Friday, August 17, 2007

We Want To Live… But not in Lebanon

Joseph El-Khoury



When I first came across this slogan, a less than subtle twist on the ‘We Love Life’ pro-government campaign in Lebanon, I smiled… thinking it was the brainchild of Lebanese youth disaffected with the current political deadlock threatening their future. Reading further the original article in the Lebanese daily I smiled again when I realised the authors were actually Palestinians claiming to represent some of those affected by the tragic events in Nahr-El-Bared. As expected in the traditionally Pan-Arabist Assafir the writer went on to condemn these slogans, in the name of the illusive Arab cause, as the work of traitors and cowards.

I personally found it refreshing to hear of Palestinians as individuals with feelings, desires, aspirations beyond the symbolism of their national plight .A change from the usual over inflated patriotic zeal of Abbas Zaki and other PLO officials. This discourse is not isolated and echoes in part the cry of fellow Palestinians in the occupied territories through the lyrics of the excellent West Bank rap Group’ Ramallah Underground’. In essence: resistance is good but what about the basic requirements for a decent life. The situation of the refugees in Lebanon is untenable and the Lebanese authorities cannot continue to ignore the social disaster brewing slowly on national soil under the lame excuse that they oppose forced settlement. Qatari money might clear the rubble and rebuild the camp but 60 years of personal and commercial relations between the inhabitants and local villagers have been damaged possibly irreversibly.

My words in no way exonerate the different Palestinian factions from their responsibility in turning a blind eye to the growth of various Jihadists groups over the years or to their unwillingness to deal with the consequences following the events of 20th May. But while I am in no position to ask for their accountability, as a Lebanese citizen I ask my government to give the ordinary Palestinian refugees their human right to work and make a decent living. This also is a condition to the building of a modern, fair and Democratic Lebanese state.

7 comments:

Wassim said...

Is it not lovely when racism, treason and surrender find a place in reasoned and polite conversation? I guess I too am "traditionally" Pan-Arabist.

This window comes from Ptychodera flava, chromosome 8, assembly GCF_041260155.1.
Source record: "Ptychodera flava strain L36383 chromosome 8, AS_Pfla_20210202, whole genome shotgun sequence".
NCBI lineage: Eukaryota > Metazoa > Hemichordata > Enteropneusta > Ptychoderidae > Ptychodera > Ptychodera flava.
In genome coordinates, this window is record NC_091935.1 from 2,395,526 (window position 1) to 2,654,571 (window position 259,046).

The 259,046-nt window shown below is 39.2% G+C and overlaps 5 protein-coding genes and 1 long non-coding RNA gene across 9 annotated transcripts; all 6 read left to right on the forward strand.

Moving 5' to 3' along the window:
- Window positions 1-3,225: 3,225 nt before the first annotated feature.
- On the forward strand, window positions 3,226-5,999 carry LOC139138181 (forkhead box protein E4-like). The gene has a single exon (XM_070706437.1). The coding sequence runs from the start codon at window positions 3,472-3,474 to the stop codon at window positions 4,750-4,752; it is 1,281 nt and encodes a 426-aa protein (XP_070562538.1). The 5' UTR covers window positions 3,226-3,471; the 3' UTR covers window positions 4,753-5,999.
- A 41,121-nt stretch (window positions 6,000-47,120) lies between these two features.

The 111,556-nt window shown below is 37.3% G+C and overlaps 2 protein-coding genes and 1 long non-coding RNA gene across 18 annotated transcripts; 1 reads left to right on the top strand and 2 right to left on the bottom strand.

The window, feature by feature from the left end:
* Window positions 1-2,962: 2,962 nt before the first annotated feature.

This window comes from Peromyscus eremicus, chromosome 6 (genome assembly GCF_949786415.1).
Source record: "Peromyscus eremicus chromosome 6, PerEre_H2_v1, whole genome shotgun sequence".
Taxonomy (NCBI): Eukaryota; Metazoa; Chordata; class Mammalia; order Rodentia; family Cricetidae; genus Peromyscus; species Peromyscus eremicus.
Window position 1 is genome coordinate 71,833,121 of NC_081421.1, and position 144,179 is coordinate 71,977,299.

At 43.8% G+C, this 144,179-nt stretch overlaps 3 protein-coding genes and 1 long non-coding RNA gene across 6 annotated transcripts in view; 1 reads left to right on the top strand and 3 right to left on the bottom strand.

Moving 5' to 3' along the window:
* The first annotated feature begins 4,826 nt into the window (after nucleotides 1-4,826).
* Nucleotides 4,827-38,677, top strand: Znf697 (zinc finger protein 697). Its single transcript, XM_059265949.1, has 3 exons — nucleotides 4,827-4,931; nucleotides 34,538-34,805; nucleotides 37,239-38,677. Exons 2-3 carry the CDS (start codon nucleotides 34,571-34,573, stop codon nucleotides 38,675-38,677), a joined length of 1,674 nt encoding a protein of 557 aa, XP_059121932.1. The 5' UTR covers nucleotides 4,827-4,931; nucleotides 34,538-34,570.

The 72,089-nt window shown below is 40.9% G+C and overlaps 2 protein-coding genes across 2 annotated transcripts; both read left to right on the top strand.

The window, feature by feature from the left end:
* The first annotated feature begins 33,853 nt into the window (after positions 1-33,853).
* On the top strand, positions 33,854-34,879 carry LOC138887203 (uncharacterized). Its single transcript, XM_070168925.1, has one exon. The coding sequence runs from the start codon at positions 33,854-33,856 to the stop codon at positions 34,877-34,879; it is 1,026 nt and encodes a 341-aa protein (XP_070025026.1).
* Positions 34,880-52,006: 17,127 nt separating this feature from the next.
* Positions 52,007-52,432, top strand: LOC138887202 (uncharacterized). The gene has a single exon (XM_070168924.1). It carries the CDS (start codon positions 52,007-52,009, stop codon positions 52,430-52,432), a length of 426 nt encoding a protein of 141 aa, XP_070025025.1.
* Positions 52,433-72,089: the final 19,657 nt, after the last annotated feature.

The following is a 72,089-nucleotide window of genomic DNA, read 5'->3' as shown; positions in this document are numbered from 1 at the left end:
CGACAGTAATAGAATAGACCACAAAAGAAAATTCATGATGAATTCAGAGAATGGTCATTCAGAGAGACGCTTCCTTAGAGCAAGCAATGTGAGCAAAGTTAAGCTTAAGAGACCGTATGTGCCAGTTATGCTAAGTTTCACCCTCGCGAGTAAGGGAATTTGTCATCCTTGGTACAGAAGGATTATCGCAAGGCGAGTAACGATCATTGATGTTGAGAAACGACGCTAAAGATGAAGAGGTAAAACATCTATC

Arab Democracy said...

I am not sure if you are accusing me of racism and treason. But if you are then you have not understood anything to my post.

You say you are tradionally pan-Arabist and this is exactly the type of Nostalgic Pan-Arabism that offers no horizon, no solution for the people of this region. You lament the loss of the Great Islamic/Arabic civilization while mllions live in poverty and ignorance. The Palestinians in Lebanon are oppressed not only by those who hate them but also who pretend to love them (and probably they also belong to your tradional pan-Arabist lineage).

I am eager to hear your solution to the suffering of the Palestinians in Lebanon.But I suspect you will struggle to come up with something original.

Regards

J.E

Anonymous said...

I think Joe, if one reads Wassim's latest post of his own blog, one begins to understand that his definition of pan-arabism or what have you is more in line with anti-everything else.

Wassim has quote pieces of your post to launch accusations against the Lebanese, all the Lebanese calling them anti-muslim, anti-arab, anti-syrian, anti-palestinian, and self-hating arabs by acclaiming their phoenician heritage. Somebody needs to perhaps remind Wassim, that Phoenicia existed and I for one I proud that it is part of my heritage. Somebody needs to remind Wassim, the Syrian Arab, that he perhaps should remember the role Syria and Mr. Arafat and his posse played in Lebanon and vis-a-vis Muslims in Hama and the Palestinians. Wassim is quick on accusing the Israelis or the Lebanese for that matter of wrongdoing at every step of the way yet he fails to see - by choice I suspect - the miseries inflicted on arabs by other arabs.

But as in your previous post Joseph, Wassim, is after all a good arab, one that loathes the west but chooses to live in it.

Marwan-

Wassim said...

Joseph,
Your narrow interpretation of what democracy should be, based on an American fuelled idea of economic driven democracy is itself precisely the vision which offers no horizon and no solution. Your solution reduces the human being to numbers and targets, resulting incredibly in reducing the already pale slogan "We want to live" into "We simply exist and consume". Cows do that Joseph, the human being is a bit more complicated than that and no figures or charts you can produce will make reality fit the model.